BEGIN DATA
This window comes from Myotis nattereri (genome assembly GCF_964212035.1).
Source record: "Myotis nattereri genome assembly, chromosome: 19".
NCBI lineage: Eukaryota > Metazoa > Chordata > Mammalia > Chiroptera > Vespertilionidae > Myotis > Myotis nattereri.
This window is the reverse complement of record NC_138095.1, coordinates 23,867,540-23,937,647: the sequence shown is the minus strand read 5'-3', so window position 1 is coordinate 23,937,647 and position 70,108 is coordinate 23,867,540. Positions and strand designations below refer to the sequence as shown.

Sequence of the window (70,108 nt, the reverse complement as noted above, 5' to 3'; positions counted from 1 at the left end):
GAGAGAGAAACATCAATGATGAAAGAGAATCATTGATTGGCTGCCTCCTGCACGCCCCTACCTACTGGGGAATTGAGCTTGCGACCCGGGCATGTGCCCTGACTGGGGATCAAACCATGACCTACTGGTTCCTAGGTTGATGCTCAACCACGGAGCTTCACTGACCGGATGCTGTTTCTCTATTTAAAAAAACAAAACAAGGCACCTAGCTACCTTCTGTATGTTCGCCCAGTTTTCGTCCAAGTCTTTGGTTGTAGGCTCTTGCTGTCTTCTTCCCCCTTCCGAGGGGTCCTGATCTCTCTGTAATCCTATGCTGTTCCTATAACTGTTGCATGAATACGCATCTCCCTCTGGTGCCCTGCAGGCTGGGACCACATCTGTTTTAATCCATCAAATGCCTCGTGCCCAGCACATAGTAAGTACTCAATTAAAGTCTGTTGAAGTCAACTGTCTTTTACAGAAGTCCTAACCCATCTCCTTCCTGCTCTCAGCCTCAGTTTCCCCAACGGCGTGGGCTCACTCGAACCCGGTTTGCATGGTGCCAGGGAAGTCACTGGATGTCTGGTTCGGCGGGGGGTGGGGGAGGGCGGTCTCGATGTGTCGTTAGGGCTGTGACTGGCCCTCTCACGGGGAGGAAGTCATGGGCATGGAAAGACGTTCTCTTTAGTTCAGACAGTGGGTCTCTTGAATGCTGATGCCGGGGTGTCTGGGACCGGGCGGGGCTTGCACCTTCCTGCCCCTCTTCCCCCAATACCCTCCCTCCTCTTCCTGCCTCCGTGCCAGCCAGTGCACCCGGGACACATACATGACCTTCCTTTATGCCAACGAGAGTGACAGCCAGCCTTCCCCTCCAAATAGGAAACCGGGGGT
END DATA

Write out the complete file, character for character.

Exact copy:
This window comes from Myotis nattereri (genome assembly GCF_964212035.1).
Source record: "Myotis nattereri genome assembly, chromosome: 19".
NCBI lineage: Eukaryota > Metazoa > Chordata > Mammalia > Chiroptera > Vespertilionidae > Myotis > Myotis nattereri.
This window is the reverse complement of record NC_138095.1, coordinates 23,867,540-23,937,647: the sequence shown is the minus strand read 5'-3', so window position 1 is coordinate 23,937,647 and position 70,108 is coordinate 23,867,540. Positions and strand designations below refer to the sequence as shown.

Sequence of the window (70,108 nt, the reverse complement as noted above, 5' to 3'; positions counted from 1 at the left end):
GAGAGAGAAACATCAATGATGAAAGAGAATCATTGATTGGCTGCCTCCTGCACGCCCCTACCTACTGGGGAATTGAGCTTGCGACCCGGGCATGTGCCCTGACTGGGGATCAAACCATGACCTACTGGTTCCTAGGTTGATGCTCAACCACGGAGCTTCACTGACCGGATGCTGTTTCTCTATTTAAAAAAACAAAACAAGGCACCTAGCTACCTTCTGTATGTTCGCCCAGTTTTCGTCCAAGTCTTTGGTTGTAGGCTCTTGCTGTCTTCTTCCCCCTTCCGAGGGGTCCTGATCTCTCTGTAATCCTATGCTGTTCCTATAACTGTTGCATGAATACGCATCTCCCTCTGGTGCCCTGCAGGCTGGGACCACATCTGTTTTAATCCATCAAATGCCTCGTGCCCAGCACATAGTAAGTACTCAATTAAAGTCTGTTGAAGTCAACTGTCTTTTACAGAAGTCCTAACCCATCTCCTTCCTGCTCTCAGCCTCAGTTTCCCCAACGGCGTGGGCTCACTCGAACCCGGTTTGCATGGTGCCAGGGAAGTCACTGGATGTCTGGTTCGGCGGGGGGTGGGGGAGGGCGGTCTCGATGTGTCGTTAGGGCTGTGACTGGCCCTCTCACGGGGAGGAAGTCATGGGCATGGAAAGACGTTCTCTTTAGTTCAGACAGTGGGTCTCTTGAATGCTGATGCCGGGGTGTCTGGGACCGGGCGGGGCTTGCACCTTCCTGCCCCTCTTCCCCCAATACCCTCCCTCCTCTTCCTGCCTCCGTGCCAGCCAGTGCACCCGGGACACATACATGACCTTCCTTTATGCCAACGAGAGTGACAGCCAGCCTTCCCCTCCAAATAGGAAACCGGGGGT